A new smartphone device allows people to easily measure their blood pressure without a cuff squeezing their arm.
It’s still too early to tell if the tech works accurately, but if it does, it could enable more people, especially in developing countries, to check if they’re at risk for heart disease.
The device, described in a study published today in Science Translational Medicine, consists of a 3D-printed case attached to the back of a smartphone. When a person presses a finger on a button-like sensor, an app is able to calculate blood pressure, according to the study. But the device was tested on so few people — the vast majority of them with normal blood pressure — that it’s impossible to say whether its measurements are accurate, according to several experts.
High blood pressure, or hypertension, can cause strokes, heart attacks, and kidney failure. But measuring blood pressure is notoriously difficult. Simple things like being stressed, drinking a coffee, or dangling your legs off an exam table can lead to inaccurate measurements. Plus, arm-squeezing cuffs are clunky, not portable, and they can be painful to older patients or impractical for people with obesity. So scientists have been trying to create portable, cuffless devices to easily monitor blood pressure multiple times a day.
“On the surface, it’s a great idea and people would love to have it,” says Edgar Raymond Miller, a hypertension expert at Johns Hopkins University School of Medicine, who was not involved in the study. “The big issue comes with precision.”
Timothy Plante, an assistant professor at the Larner College of Medicine at the University of Vermont, agrees. While it would be a “game-changer” to use a smartphone to measure blood pressure, it’s still too early to say that this device works. He’d like to see research on how well it works among people with high and low blood pressure. Otherwise, it’s impossible to know if the device is accurate enough for at-home use.
Many have already tried to create cuffless devices and failed. One smartphone app called Instant Blood Pressure, for instance, asked users to place their smartphone against their chest and a finger over the camera to take a measurement. But research by Plante, Miller, and Seth Martin at Johns Hopkins showed that the app couldn’t identify high blood pressure in eight out of 10 patients. “That’s really scary,” says Martin, an assistant professor of medicine at Johns Hopkins. “People are relying on those readings.” (The app is no longer available.)
The device described in today’s study also doesn’t use a cuff; instead, it’s like a smartphone case with sensors. It works this way: you press a finger on a sensor on the case so as to cut blood flow to an artery in your finger. An app tells you how much pressure to apply, and then it displays your blood pressure reading. “The fingertip is the most natural place to press,” says study co-author Ramakrishna Mukkamala, a professor at Michigan State University’s College of Engineering. “That makes this whole finger-pressing approach viable.”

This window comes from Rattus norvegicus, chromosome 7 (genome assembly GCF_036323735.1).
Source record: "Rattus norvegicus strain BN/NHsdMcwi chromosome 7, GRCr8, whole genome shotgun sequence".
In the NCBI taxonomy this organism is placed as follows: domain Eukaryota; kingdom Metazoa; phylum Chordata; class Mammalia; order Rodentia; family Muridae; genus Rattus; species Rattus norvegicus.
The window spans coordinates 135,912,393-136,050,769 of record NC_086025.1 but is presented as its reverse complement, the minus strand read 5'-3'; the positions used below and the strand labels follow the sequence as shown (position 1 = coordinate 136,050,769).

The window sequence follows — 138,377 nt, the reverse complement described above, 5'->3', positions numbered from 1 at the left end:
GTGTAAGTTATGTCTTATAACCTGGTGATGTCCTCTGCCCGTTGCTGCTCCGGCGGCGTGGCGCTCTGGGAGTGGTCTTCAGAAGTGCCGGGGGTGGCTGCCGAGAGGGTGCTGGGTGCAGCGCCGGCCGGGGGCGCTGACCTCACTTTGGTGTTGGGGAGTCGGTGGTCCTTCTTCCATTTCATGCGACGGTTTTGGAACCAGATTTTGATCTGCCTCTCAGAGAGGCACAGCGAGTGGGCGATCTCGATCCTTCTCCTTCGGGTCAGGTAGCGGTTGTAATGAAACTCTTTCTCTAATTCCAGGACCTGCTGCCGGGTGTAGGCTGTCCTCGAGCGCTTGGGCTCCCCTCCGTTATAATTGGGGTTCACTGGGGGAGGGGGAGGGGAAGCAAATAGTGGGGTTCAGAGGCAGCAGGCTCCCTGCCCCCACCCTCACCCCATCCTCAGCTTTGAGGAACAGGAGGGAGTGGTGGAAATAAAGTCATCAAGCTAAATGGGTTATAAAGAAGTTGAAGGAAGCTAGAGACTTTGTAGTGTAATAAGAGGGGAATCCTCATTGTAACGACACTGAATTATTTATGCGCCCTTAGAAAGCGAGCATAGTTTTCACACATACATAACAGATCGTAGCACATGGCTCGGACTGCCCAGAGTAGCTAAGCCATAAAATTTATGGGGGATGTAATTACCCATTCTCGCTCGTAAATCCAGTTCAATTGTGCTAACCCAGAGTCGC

The device was tested on 30 people, and 90 percent of them could use the device correctly after practicing one or two times. The smartphone measurements were tested against a finger cuff device, and they were just as accurate, Mukkamala says. But finger cuffs are “notoriously inaccurate,” Plante says. “I would take any comparisons with a couple spoonfuls of salt.” (The smartphone-based device also showed errors relative to a standard arm cuff that are large enough to suggest it can’t entirely replace the cuff.)
The study is still early, and most of the people tested in it had normal blood pressure. Before a device is put on the market, it has to be tested on at least 85 people who have a range of blood pressures, says Bruce Alpert, a pediatric cardiologist who’s performed many validation studies for manufacturers of automated blood pressure devices. Mukkamala agrees the group has a long way to go before its device is approved. This study just shows it’s possible, he says. “Can you say we’re ready to go to Best Buy and pick one up? I would say no,” Mukkamala says. “There’s more work to be done.”
Three of the study authors, including Mukkamala, have also patented the technology and licensed it to a company called Digitouch Health. So it’s important that the device is tested and validated by independent researchers that don’t have a conflict of interest, Miller tells The Verge.
Mukkamala believes that, once validated, the device could help people easily check their blood pressure and figure out whether they need medication. Only about 45 percent of people with hypertension in developing nations are aware of their condition, according to the study. “If they are aware, then they can do things in their life to reduce their increased risk of stroke and heart attack,” Mukkamala says. “To me, that’s the exciting thing: it’s to keep people healthier.”
Before that happens, though, the device has to be proven safe and effective. Smartphones “are designed to take pictures, surf the web, make phone calls, send text messages, and launch Angry Birds at pigs,” Plante says. “This doesn’t mean that smartphones can’t be modified to obtain blood pressure measurements, we just need to make sure that any blood pressure-measuring device is accurate.”
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